Instead, both documentaries are preoccupied with trying to figure out what makes Tekashi so compelling in the first place. But this pursuit ultimately feels hollow because Tekashi isn’t that complex. Some people just want to watch the world burn; you’d be hard-pressed to come up with three hours of explanations for someone who doesn’t even fully understand their own motivations. In that way, he doesn’t even make for a very good New York (and now Los Angeles) rap supervillain. A good supervillain has an origin story that actually matters. There’s some good in them, buried away, if only they’d had the chance. Neither documentary suggests that Tekashi is more complicated than an angry, abusive man who wants attention at the cost of anyone and everyone. Mythologizing someone only works if you believe there’s more under the surface.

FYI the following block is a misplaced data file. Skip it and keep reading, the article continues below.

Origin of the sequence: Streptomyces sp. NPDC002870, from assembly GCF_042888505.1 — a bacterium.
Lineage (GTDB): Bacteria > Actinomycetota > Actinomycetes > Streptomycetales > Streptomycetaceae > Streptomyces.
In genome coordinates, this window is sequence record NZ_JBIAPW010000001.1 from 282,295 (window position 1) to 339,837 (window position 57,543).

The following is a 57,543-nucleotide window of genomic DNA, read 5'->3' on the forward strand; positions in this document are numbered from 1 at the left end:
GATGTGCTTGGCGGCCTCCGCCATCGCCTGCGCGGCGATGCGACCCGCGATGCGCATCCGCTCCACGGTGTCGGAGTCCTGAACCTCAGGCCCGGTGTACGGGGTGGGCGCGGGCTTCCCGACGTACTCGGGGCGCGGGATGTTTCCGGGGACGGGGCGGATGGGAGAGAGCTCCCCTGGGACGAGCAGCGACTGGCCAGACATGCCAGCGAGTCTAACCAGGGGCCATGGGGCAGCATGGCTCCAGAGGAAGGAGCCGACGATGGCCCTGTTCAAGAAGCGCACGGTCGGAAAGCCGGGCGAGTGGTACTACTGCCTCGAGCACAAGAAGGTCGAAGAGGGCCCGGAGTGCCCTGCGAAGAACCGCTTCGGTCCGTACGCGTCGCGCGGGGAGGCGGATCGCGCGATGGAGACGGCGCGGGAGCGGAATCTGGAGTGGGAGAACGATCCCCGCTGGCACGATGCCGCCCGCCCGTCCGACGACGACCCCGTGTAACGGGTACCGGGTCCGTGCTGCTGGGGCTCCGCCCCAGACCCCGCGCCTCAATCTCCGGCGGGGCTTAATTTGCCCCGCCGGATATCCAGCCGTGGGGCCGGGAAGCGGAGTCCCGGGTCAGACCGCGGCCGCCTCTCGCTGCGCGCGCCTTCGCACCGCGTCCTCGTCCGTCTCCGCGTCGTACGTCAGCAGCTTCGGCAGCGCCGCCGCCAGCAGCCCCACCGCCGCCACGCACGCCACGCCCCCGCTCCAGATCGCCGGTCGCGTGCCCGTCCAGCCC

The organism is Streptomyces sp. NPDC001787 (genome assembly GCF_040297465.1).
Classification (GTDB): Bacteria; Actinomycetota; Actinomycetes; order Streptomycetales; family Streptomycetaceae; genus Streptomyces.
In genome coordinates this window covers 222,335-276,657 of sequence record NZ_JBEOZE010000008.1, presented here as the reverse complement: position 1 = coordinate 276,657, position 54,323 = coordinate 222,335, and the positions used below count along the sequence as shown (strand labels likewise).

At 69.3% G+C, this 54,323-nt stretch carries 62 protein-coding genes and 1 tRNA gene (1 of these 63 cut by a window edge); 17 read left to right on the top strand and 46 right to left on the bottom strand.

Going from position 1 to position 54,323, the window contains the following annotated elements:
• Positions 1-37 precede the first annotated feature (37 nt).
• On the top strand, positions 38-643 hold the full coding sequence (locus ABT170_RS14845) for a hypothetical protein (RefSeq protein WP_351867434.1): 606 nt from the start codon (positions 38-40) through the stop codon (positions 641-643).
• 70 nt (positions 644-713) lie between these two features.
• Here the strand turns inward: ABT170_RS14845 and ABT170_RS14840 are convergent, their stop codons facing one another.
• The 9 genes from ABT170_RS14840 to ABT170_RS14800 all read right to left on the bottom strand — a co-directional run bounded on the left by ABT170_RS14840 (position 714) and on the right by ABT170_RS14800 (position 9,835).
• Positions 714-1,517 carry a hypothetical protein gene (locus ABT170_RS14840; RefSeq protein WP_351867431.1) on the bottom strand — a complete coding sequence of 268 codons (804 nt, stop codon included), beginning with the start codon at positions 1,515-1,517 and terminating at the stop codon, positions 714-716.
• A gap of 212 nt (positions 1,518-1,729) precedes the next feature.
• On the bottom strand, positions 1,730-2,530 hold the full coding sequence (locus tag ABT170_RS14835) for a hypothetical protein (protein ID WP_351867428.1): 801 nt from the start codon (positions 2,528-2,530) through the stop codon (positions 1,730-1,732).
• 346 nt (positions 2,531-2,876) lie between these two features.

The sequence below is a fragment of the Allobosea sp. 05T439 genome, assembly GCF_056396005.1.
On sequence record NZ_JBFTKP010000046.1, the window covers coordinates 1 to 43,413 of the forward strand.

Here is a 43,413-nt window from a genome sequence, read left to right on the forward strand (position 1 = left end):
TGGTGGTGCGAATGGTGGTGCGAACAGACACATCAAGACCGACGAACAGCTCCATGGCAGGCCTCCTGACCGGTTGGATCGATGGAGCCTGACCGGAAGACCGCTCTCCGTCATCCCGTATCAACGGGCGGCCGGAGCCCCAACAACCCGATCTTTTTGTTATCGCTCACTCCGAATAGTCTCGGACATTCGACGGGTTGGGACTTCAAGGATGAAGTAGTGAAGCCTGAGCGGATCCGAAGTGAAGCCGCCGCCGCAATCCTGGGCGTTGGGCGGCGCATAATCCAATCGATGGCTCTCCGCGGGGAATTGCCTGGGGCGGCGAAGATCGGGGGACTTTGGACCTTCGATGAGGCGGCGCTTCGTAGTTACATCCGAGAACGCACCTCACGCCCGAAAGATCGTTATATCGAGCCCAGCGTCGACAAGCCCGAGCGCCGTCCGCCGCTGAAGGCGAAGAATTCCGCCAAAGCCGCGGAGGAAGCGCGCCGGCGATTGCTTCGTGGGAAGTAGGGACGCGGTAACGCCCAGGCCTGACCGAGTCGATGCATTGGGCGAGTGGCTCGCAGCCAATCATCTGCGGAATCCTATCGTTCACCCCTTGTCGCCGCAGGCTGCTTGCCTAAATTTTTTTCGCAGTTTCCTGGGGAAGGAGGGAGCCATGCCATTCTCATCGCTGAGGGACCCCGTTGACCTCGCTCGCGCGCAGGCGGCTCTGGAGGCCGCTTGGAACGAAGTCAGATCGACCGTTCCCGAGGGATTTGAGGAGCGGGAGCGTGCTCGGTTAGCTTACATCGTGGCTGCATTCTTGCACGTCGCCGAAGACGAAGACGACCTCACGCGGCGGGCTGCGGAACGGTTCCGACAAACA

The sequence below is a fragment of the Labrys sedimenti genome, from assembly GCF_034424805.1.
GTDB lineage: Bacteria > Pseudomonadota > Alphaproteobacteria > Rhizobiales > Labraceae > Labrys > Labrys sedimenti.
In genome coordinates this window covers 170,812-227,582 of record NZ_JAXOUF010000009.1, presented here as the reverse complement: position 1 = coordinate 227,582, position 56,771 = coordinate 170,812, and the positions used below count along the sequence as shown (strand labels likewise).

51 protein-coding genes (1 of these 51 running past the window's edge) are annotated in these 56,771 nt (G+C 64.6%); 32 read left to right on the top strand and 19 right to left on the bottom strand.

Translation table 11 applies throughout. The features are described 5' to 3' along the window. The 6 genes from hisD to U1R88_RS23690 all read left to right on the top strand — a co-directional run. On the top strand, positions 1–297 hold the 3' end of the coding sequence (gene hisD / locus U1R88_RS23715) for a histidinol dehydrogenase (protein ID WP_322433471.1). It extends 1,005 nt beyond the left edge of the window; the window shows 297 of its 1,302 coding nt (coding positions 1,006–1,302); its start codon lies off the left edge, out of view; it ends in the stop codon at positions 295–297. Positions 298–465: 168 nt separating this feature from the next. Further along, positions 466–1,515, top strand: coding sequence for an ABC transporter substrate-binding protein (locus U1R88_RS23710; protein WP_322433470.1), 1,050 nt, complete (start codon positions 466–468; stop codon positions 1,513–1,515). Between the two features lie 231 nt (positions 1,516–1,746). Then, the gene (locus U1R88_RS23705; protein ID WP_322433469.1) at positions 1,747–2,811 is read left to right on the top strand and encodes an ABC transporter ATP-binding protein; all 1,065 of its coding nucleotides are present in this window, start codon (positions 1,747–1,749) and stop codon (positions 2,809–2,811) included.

A clip of Tekashi and Molina filming themselves in the back of a car, cheerfully ribbing each other, plays in the second episode of Supervillain. “If y’all want to know the truth about him, y’all would never, ever be friends,” Molina says, her hand on his head. “Look at him.”
In a different world, one where we don’t know anything about Tekashi, that scene acts as elegant foreshadowing for everyone finally learning the truth about who he is. It’s a line that should indeed lead to an examination of his origin story as the bad guy. But if you’re watching Supervillain — or anything else about Tekashi — you already know the truth. You’ve likely known for years. There’s no big mystery to unravel, no complicated backstory, no potential for remorse or search for redemption. At this point, a story about Tekashi won’t have any new insights. There’s just nothing left to learn. ●